In order toUsage: “In order to” can be used to introduce an explanation for the purpose of an argument.
Example: “In order to eliminate the gender gap, the government has launched many initiatives.
In other wordsUsage: Use “in other words” when you want to express something in a different way (more simply), to make it easier to understand, or to emphasize or expand on a point.
Example: Global warming may lead to hazardous consequences. In other words, the earth is in a grave danger.
To put it another wayUsage: This phrase is another way of saying “in other words”, and can be used in particularly complex points, when you feel that an alternative way of wording a problem may help the reader achieve a better understanding of its significance.
Example: Stringent policies are necessary to deal with carbon emission. To put it in another way, countries must switch to electric vehicles.
Usage: Employ “moreover” at the start of a sentence to add extra information in support of a point you’re making.
Example: Moreover, the citizens must take responsibility to contribute in Swachh Bharat Abhiyan
Usage: This is also generally used at the start of a sentence, to add extra information.
Example: “Furthermore, the studies show that depleting natural resources may invite frequent natural calamities.
Usage: Use “likewise” when you want to talk about something that agrees with what you’ve just mentioned.
Example: When the new beverage law is enacted, liquor stores will be under intense scrutiny, and likewise, bars will feel the pressure.
Usage: Use “similarly” in the same way as “likewise”.
Example: Similarly, the acts of of being overweight, smoking, and drinking too much alcohol also contribute to a person’s risk of heart disease
As well as
Usage: Use “as well as” instead of “also” or “and”.
Example: “Scholar A argued that this was due to X, as well as Y.”
Not only… but also
Usage: This wording is used to add an extra piece of information, often something that’s in some way more surprising or unexpected than the first piece of information.
Example: “Not only did Edmund Hillary have the honour of being the first to reach the summit of Everest, but he was also appointed Knight Commander of the Order of the British Empire.”
Phrases for Demonstrating Contrast
Usage: Use “however” to introduce a point that disagrees with what you’ve just said.
Example: In February the sales of Christmas decorations are low; however, this figure rises tremendously in November.
On the other hand
Usage: Usage of this phrase includes introducing a contrasting interpretation of the same piece of evidence, a different piece of evidence that suggests something else, or an opposing opinion.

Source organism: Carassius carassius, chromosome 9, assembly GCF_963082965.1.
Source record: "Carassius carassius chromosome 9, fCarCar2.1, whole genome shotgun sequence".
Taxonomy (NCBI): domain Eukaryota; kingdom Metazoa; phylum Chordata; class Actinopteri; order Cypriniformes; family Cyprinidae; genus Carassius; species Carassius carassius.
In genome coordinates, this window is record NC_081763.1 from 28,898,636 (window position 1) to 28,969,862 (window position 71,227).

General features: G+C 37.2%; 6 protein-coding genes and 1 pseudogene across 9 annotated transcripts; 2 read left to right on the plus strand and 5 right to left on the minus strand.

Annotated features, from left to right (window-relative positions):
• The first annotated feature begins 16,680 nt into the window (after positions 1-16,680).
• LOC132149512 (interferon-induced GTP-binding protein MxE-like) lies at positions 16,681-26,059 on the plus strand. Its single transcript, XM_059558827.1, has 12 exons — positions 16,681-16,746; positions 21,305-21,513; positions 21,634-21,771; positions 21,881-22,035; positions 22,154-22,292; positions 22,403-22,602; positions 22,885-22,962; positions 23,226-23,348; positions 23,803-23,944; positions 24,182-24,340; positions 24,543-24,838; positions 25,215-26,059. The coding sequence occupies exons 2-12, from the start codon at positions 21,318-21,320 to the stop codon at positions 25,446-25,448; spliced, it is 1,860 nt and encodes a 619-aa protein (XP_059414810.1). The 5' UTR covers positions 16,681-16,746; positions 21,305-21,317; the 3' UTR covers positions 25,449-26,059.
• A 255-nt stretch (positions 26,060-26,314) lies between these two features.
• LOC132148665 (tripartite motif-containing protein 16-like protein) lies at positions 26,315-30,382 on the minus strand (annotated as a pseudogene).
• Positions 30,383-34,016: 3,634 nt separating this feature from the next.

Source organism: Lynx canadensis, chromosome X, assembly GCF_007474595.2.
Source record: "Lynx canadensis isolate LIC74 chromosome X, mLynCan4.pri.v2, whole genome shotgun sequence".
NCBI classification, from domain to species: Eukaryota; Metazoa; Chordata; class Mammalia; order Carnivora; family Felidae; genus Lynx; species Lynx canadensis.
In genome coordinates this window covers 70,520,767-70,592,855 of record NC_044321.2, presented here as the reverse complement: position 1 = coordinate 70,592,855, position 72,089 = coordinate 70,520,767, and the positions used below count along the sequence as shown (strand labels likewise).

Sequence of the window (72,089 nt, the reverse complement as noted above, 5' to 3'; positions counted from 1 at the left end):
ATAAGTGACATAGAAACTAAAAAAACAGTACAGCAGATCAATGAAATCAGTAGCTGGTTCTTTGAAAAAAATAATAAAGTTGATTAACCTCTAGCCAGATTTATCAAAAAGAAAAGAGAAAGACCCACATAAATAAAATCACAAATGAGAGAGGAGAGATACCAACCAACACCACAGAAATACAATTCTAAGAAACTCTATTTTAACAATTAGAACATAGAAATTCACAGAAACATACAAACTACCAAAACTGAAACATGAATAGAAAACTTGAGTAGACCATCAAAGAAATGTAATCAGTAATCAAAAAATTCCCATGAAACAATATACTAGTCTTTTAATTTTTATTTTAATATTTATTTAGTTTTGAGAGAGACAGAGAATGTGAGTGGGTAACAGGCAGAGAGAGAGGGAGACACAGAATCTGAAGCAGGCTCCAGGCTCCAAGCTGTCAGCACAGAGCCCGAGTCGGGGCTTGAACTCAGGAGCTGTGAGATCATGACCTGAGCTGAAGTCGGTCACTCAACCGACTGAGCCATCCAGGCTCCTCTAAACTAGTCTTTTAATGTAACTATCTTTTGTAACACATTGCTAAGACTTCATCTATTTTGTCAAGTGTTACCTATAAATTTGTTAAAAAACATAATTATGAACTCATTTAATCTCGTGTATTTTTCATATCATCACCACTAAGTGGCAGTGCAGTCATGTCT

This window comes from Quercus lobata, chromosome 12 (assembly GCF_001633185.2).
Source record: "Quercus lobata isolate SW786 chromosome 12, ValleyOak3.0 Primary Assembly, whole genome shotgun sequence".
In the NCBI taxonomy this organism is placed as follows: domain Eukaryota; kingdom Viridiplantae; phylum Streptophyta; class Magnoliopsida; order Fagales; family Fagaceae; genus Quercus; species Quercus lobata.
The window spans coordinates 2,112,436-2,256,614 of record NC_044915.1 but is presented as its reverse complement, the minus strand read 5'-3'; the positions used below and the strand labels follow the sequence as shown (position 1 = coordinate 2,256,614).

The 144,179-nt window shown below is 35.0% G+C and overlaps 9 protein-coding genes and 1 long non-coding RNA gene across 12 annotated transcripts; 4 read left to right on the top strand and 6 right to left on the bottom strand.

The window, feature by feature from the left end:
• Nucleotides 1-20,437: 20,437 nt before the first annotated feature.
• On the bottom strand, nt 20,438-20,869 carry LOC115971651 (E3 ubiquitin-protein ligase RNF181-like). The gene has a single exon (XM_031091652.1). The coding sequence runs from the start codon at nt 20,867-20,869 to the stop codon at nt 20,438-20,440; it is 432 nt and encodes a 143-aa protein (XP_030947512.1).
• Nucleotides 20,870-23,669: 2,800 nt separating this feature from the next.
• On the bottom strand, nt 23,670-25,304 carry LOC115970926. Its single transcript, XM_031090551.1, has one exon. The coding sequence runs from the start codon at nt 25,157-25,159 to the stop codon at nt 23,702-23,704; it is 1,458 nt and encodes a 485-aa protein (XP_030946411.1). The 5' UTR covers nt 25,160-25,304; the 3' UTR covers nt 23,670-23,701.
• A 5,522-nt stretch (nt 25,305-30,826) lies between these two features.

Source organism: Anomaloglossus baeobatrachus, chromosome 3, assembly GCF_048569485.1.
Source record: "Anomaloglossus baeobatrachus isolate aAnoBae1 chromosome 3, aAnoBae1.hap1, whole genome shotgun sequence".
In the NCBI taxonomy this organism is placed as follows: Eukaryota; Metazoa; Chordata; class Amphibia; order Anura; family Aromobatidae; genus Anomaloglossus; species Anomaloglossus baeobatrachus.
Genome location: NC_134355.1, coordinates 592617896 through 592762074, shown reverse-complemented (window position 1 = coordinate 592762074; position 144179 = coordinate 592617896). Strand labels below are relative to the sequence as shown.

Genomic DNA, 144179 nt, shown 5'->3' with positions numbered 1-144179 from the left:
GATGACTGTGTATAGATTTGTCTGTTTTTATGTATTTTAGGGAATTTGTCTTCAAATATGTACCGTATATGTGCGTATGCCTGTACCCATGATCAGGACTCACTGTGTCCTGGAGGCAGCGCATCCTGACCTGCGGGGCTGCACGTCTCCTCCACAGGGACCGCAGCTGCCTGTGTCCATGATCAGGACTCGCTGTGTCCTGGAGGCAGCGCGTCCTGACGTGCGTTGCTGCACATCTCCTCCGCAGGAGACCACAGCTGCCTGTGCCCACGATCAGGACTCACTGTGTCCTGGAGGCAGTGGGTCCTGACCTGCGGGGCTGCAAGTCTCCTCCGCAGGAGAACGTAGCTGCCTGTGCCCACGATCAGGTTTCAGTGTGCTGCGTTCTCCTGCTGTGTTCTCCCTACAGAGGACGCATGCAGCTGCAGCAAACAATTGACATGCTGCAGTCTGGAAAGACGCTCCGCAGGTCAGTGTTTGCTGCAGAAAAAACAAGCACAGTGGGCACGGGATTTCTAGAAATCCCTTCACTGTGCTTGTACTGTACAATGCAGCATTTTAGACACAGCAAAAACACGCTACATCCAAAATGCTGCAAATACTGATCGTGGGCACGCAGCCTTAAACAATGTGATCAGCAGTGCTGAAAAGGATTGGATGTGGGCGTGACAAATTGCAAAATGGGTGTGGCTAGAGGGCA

Example: The annexure 23 of the report, on the other hand, indicates a number of very basic manufacturing industries wherein economic power is highly concentrated.
Example: “Some birds migrate to avoid harsher winter climates. Swallows, for instance, leave the UK in early winter and fly south…”
To give an illustration/To Illustrate
Example: “To give an illustration,
Usage: Used to introduce a point that is loaded with meaning that might not be immediately apparent.
Example: “Significantly, the scheme will help to improve the quality of life of women.
Usage: This can be used to mean “significantly” (as above), and it can also be used interchangeably with “in particular”
Example: “The number of Below Poverty Line families has notably decreased since last census.
Usage: Use “importantly” interchangeably with “significantly”.
Example: “Importantly, the minister announced to provide financial aid for the construction of the animal shelter.”
Usage: Typically used to introduce the concluding paragraph or sentence of an essay, summarising what you’ve discussed in a broad overview.
Example: “In conclusion, the reports highlight the main problems faced by the students to get admission in top-colleges
Example: To conclude, the state governments must encourage the individuals to contribute to the greater cause by honestly paying the taxes.
Usage: Used to signify what you believe to be the most significant point and the main takeaway from the essay.
Example: “Above all, it seems pertinent to remember that…”
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